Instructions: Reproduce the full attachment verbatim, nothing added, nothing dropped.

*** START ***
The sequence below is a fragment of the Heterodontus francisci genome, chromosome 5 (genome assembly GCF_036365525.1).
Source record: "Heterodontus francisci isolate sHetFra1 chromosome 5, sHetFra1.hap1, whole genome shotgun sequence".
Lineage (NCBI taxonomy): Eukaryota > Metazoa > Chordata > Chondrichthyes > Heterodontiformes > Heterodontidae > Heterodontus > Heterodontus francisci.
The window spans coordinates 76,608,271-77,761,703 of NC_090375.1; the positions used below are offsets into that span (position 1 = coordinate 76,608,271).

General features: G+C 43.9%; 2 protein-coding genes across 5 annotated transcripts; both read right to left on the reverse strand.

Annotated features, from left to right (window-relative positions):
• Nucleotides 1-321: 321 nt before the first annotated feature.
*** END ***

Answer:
The sequence below is a fragment of the Heterodontus francisci genome, chromosome 5 (genome assembly GCF_036365525.1).
Source record: "Heterodontus francisci isolate sHetFra1 chromosome 5, sHetFra1.hap1, whole genome shotgun sequence".
Lineage (NCBI taxonomy): Eukaryota > Metazoa > Chordata > Chondrichthyes > Heterodontiformes > Heterodontidae > Heterodontus > Heterodontus francisci.
The window spans coordinates 76,608,271-77,761,703 of NC_090375.1; the positions used below are offsets into that span (position 1 = coordinate 76,608,271).

General features: G+C 43.9%; 2 protein-coding genes across 5 annotated transcripts; both read right to left on the reverse strand.

Annotated features, from left to right (window-relative positions):
• Nucleotides 1-321: 321 nt before the first annotated feature.